Everything I have learned about Hajmasker has only made my need to visit the barracks that much greater. The fact that I came so close without even knowing of its existence will bother me until the day I visit or until the day I die. An obsession has taken hold of me that I cannot let go. Not until I have walked down those cavernous corridors and stood in the empty chasms of vanished imperial power. I have an intuition, an inexplicably powerful feeling that the barracks in Hajmasker will be worth whatever toil it takes to get there. It will be an opportunity to see lasting vestiges of Austria-Hungary, to resurrect the empire before it disintegrates. All this I want to believe, I have to believe, I need to believe. This is how it starts and I hope it never ends.

The Ultimate Hungarian Love Affair – Empress Elisabeth: Falling At Her Feet

The more times I visited Hungary, the more I began to notice that very few women are commemorated by statues, monuments or memorials. Statues of such national denizens as Lajos Kossuth and Istvan Szechenyi can be found in every sizeable town. Monuments and memorials to those who fought and died in both World Wars grace the squares of even the smallest villages, but try to find one dedicated to the memory of a woman and your search will largely be in vain. Why is this? Many experts in culture have noted “Hungarian Chauvinism”, a tendency towards what might best be described as “bigheadedness”. In effect this means that Hungarians tend to put themselves above all others, this tendency manifests itself in a will to dominate. I remember having dinner with a Hungarian acquaintance several years ago, who leaned over and said in a particularly expressive manner “we love to dominate things.”

Hungarian chauvinism is usually noted in reference to the treatment of ethnic groups that once fell inside the borders of the Kingdom of Hungary, such as Slovaks, Romanians and Serbians. Since this chauvinism was political and Hungarian politics has always been dominated by men, this chauvinism may primarily be a male thing. Perhaps this goes some way in explaining the lack of women commemorated throughout the country. Whatever the case, finding a Hungarian female memorialized is a rare occurrence. This is ironic because Hungarian women are known for their remarkable beauty and style. Maybe it is because of an emphasis on the superficial that their accomplishments have been overlooked. Whatever the case there is at least one woman whose presence is front and center in the hearts of Hungarians. And this woman was not even a Hungarian.

Elisabeth as Queen of Hungary

Elisabeth as Queen of Hungary (Credit: Emil Rabending)

“Friend of the Hungarian People” – The Eternal Queen
In the center of Budapest, laid across the Danube River, stands the Elisabeth Bridge named after Elisabeth, Empress of Austria and Queen of Hungary or as she is most famously known, Sisi. There is no more beloved woman in all of Hungary. Elisabeth was the wife of Habsburg Emperor Franz Josef, a man who was reviled in the wake of Austria’s victory over Hungary in the revolutionary uprising of 1848. The harsh reprisals carried out on the order of Franz Josef did little to endear him to the Hungarian nation. Less than two decades later, times had changed and Austria’s position as one of the great powers in Europe was threatened. Its power was waning due to the rise of Prussia. Austria needed a new partner to avoid being subsumed in what was soon to be the German Empire. Many historians and almost all Hungarians believe Elisabeth used her influence to persuade Franz Josef to compromise with Hungary. This led to the creation of the Austro-Hungarian Empire in 1867, setting off a golden age in Hungary which saw the country’s rapid economic and cultural transformation.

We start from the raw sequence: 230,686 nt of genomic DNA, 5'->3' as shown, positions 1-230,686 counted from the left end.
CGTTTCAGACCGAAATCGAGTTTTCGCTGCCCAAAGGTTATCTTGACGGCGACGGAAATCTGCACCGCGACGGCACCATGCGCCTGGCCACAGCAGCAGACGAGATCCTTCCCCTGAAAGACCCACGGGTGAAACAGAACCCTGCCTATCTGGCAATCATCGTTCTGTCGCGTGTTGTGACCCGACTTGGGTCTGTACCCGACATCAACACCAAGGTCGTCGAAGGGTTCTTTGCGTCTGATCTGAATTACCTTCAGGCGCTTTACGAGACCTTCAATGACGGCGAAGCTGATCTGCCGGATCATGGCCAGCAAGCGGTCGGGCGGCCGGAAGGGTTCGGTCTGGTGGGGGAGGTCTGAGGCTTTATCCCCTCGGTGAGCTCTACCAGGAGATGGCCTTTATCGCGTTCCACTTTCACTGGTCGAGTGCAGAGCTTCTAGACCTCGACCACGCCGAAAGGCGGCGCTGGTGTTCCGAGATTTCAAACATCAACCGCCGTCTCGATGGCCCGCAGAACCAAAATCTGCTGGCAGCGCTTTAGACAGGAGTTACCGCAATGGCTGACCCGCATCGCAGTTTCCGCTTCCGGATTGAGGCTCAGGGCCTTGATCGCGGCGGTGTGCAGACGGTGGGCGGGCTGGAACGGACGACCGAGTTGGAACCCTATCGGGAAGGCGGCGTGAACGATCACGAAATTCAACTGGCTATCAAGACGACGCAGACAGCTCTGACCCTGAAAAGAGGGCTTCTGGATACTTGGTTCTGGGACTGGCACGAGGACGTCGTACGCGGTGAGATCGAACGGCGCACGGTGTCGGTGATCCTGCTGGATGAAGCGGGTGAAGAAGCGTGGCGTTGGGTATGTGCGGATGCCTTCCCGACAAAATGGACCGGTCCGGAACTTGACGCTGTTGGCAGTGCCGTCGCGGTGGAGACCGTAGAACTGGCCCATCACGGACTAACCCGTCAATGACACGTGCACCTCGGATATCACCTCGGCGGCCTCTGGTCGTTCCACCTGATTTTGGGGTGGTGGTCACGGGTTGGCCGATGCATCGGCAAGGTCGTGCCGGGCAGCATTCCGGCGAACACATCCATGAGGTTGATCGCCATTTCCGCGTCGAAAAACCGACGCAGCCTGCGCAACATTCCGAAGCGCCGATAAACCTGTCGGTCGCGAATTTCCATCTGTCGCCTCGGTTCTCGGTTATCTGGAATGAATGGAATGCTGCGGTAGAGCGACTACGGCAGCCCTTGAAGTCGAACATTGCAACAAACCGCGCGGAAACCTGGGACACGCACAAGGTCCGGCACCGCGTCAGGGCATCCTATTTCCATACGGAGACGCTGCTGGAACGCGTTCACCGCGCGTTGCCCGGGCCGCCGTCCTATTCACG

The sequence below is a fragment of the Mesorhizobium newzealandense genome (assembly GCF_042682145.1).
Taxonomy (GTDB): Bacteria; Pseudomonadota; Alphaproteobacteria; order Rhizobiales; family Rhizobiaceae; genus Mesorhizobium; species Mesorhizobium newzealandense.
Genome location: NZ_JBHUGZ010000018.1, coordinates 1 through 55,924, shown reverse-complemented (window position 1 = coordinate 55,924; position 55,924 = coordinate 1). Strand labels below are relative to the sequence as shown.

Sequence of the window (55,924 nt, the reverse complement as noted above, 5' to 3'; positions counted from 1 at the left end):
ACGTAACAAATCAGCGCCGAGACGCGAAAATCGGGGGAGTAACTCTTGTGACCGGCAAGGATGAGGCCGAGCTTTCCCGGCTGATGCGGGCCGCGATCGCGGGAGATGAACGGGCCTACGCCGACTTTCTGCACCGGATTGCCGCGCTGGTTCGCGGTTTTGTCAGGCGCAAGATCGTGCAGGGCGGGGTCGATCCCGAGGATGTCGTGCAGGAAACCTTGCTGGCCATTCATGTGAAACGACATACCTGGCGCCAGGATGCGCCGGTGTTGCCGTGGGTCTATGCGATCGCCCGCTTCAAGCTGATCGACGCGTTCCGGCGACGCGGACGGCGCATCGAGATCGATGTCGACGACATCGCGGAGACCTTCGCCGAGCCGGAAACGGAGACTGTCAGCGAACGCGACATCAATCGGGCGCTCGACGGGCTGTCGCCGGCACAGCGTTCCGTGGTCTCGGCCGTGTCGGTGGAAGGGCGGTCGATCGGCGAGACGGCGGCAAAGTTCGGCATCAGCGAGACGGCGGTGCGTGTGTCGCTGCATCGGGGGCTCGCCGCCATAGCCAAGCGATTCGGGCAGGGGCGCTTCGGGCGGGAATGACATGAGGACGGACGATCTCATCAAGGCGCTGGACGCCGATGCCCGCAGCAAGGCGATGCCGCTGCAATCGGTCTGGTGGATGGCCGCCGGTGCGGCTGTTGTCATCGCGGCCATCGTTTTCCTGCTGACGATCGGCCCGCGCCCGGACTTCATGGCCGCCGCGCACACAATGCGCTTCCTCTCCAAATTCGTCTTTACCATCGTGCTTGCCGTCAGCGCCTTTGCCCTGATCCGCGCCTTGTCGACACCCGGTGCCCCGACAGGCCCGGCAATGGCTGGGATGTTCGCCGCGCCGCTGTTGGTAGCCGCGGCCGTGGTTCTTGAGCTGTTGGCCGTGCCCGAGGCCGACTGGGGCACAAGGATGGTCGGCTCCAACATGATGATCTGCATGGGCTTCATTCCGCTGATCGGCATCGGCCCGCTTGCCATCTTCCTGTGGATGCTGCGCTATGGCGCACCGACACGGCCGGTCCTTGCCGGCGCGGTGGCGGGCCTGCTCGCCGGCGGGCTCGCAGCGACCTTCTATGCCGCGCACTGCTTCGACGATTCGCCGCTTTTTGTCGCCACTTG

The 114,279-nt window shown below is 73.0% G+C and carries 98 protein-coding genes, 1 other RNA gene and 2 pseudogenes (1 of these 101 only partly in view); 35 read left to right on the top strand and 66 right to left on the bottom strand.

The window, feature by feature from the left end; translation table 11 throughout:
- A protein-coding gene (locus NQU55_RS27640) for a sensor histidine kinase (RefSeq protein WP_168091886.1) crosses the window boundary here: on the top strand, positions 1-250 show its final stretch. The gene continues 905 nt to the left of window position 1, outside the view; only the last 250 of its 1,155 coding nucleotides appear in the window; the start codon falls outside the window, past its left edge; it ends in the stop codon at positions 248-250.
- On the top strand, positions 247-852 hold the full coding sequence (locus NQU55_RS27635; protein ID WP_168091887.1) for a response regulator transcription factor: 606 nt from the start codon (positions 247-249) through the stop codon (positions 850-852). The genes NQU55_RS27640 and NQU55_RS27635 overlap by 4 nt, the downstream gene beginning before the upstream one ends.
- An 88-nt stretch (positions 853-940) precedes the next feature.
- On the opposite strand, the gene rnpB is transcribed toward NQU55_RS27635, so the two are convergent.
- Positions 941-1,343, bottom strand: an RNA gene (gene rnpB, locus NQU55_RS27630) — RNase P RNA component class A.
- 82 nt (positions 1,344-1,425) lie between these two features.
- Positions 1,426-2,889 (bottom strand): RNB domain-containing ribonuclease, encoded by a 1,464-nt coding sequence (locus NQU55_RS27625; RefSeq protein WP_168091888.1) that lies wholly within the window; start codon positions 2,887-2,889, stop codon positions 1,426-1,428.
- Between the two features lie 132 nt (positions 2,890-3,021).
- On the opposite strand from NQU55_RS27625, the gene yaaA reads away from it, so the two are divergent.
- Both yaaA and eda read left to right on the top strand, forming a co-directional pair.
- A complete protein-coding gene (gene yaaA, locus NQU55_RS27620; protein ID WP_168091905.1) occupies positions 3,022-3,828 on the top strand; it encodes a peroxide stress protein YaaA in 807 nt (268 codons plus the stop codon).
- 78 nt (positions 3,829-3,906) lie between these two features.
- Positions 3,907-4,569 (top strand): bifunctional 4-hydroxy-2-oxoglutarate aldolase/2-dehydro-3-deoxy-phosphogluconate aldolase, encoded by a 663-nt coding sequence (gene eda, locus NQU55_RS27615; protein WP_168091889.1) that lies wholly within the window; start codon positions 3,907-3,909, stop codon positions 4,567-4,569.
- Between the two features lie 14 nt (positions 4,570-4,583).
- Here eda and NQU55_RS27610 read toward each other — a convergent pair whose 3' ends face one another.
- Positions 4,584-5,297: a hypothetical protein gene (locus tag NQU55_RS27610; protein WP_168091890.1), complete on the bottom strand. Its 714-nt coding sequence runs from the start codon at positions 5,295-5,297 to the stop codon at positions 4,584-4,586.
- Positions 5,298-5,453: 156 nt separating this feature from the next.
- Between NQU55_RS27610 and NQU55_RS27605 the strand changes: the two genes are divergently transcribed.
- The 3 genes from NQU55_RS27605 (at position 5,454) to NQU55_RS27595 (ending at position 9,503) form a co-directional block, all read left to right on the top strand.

Coronation of Franz Joseph and Elisabeth as Apostolic King and Queen of Hungary

Coronation of Franz Joseph and Elisabeth as Apostolic King and Queen of Hungary (Credit: Edmund Tull)

Elisabeth’s love for Hungary was a reflection of her extraordinary relationship with Count Gyula Andrassy. She admired Andrassy as the essence of rugged, exotic manhood. Their platonic romance (some believe it may have been more than that) helped unite the two nations. For her role, Elisabeth forever became known as a “friend of the Hungarian people.” And she was certainly fond of them, going so far as learning to speak the exceedingly difficult Hungarian language. Elisabeth was most at home in Hungary, far away from the stifling court protocol of Vienna. Her home away from home was the palace of Godollo, just 20 miles northeast of Budapest. It was a gift to her and her husband from the Hungarian people following their coronation in 1867. Godollo was a place where Elisabeth was free to be herself. She remarked that “Here no one disturbs me, as if I were living in a village where I can come and go as I please.” The Hungarian people reciprocated the love shown to them by Elisabeth. It is not a stretch to say that she was the most popular woman in Hungary at the time and probably still is today.

Thus it is no surprise that the most prominent statue of a female in Hungary is the one of Queen Elisabeth which now stands on the Buda side of the Danube, adjacent to the bridge that is also named for her. The fact that this statue still stands illustrates the reverence and respect Elisabeth has been given by Hungarians. Getting the statue up in the first place was a long and drawn out process. Following Elisabeth’s death a million crowns was quickly raised to erect a statue dedicated to the memory of her. Raising money was the easy part, selecting a winning design proved much more difficult. It took five competitions over a twenty year period yielding over one hundred and thirty designs before a winning design was selected. Then there was another interminable delay caused by confusion over where the statue would be located. Among the choices were multiple spots on Castle Hill in Buda and the City Park in Pest. It was eventually decided to place it on the Pest side of the Danube adjacent to the bridge also named after Elisabeth.